Date Available


Year of Publication


Degree Name

Doctor of Philosophy (PhD)

Document Type

Doctoral Dissertation


Arts and Sciences



First Advisor

Dr. Diane E. King


This dissertation examines how Kurdistani young people experience contests of values in a state shaped by sectarian political cultures during a time of trial and transition for the Kurdistan Region of Iraq (KRI). The dissertation is based on approximately 20 months of ethnographic fieldwork (September 2015 - June 2017) spent among Kurdistani youth, broadly defined as 12 to 30 years old, in secondary schools and fitness centers. The ethnography presents interlocutors as co-theorists in conceptualizing the society and state in which they live, incorporating descriptive vignettes, transcripts of discussions, and lengthy interview quotes. Kurdistani interlocutors describe the push and pull of living suspended in a “captivating state” in two senses of the phrase: One sense refers to a state of feeling trapped for a variety of reasons, including displacement or lacking resources to emigrate. The other sense of “captivating state” refers to the Iraqi and Kurdistani states and the power they hold over the imaginations and affections of their citizens. Throughout the ethnography, Kurdistani people negotiate the ethics of staying or emigrating; debate descriptions of and prescriptions for state and civic order; and express doubts and hopes for uncertain futures. By attending to interlocutors’ assessments of the “state of things” and strategies for generating hope, the ethnography provides a view of ethical life in Kurdistan that centers young people and their moral striving at the intersections of “sectarianism,” the “state,” and “values.”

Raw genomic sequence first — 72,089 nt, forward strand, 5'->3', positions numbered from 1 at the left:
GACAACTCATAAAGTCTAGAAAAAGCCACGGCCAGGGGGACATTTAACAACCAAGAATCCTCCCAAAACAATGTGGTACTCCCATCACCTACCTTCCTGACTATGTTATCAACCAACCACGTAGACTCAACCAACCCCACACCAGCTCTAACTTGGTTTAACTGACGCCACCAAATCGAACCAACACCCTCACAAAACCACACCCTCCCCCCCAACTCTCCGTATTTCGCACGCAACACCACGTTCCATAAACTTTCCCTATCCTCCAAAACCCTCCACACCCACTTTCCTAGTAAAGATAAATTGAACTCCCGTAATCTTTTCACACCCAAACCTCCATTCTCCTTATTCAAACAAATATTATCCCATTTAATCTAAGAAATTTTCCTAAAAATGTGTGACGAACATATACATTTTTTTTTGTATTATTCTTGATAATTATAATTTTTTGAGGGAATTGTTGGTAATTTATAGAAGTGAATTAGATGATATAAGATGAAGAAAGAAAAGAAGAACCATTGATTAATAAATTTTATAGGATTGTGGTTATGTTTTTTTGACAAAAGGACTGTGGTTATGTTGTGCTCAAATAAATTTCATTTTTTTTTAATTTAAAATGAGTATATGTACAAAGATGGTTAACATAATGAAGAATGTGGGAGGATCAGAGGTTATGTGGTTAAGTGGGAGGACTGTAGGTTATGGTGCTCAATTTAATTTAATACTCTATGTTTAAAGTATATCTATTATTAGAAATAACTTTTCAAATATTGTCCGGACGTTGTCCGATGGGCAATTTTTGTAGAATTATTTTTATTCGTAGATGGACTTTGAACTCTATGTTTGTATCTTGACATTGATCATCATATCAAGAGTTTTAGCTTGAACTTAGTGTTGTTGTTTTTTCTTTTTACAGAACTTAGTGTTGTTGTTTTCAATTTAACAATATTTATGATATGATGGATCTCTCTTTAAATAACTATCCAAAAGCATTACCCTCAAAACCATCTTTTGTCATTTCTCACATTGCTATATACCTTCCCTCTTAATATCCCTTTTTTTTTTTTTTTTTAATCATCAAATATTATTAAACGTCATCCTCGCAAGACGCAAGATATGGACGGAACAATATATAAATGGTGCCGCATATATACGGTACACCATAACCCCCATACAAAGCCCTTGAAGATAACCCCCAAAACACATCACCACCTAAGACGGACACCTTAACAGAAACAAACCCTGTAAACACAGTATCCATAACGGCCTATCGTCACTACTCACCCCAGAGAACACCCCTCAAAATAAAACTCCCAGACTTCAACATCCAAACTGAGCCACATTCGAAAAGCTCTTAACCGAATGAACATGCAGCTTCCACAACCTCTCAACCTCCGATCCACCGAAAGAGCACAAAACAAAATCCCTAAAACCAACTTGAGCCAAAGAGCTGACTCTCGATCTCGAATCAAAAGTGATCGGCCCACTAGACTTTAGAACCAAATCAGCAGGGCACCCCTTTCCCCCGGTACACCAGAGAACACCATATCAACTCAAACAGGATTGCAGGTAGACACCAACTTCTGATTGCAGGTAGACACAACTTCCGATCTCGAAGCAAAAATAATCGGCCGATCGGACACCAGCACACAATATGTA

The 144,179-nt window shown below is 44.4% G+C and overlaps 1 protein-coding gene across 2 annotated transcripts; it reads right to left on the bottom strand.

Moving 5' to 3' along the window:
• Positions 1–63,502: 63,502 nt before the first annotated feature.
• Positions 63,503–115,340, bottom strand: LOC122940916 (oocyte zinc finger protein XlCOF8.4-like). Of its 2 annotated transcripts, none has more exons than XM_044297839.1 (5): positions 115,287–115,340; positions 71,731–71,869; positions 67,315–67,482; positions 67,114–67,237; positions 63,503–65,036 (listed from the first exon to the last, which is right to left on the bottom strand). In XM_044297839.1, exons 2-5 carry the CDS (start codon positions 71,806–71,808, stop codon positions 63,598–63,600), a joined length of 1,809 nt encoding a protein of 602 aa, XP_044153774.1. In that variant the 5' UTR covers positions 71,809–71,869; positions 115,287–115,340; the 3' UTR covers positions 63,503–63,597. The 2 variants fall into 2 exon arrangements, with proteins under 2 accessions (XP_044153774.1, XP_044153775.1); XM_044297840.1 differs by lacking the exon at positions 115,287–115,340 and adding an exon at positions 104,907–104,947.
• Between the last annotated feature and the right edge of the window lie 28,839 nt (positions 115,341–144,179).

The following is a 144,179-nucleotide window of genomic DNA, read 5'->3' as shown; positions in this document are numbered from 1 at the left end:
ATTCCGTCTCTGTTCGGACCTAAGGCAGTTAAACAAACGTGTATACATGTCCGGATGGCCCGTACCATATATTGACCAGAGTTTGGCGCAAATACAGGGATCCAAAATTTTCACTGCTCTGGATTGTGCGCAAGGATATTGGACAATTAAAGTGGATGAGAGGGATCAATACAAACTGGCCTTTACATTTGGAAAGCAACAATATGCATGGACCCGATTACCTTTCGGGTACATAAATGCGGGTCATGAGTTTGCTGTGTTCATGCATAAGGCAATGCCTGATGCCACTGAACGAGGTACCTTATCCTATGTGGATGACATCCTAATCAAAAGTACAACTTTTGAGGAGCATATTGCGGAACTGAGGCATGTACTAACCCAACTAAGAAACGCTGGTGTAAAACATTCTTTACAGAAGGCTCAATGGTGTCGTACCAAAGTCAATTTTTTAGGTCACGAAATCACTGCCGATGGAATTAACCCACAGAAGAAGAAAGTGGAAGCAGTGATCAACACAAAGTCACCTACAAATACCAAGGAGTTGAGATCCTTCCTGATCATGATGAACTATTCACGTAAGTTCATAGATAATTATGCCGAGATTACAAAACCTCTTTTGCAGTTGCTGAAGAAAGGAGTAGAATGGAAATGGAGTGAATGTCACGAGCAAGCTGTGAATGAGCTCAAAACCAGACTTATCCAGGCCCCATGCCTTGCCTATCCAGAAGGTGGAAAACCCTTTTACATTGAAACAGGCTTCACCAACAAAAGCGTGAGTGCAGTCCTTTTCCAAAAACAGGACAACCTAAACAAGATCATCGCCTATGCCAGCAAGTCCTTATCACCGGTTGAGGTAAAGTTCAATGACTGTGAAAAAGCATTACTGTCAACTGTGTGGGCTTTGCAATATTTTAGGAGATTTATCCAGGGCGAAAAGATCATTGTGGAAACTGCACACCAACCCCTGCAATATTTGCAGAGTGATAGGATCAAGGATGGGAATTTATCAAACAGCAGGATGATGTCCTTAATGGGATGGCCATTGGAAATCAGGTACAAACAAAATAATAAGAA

Digital Object Identifier (DOI)

Funding Information

This study was supported by a Scholar Award, P.E.O. International, awarded in March 2016, and a Dissertation Enhancement Award through the Graduate School at the University of Kentucky in 2015.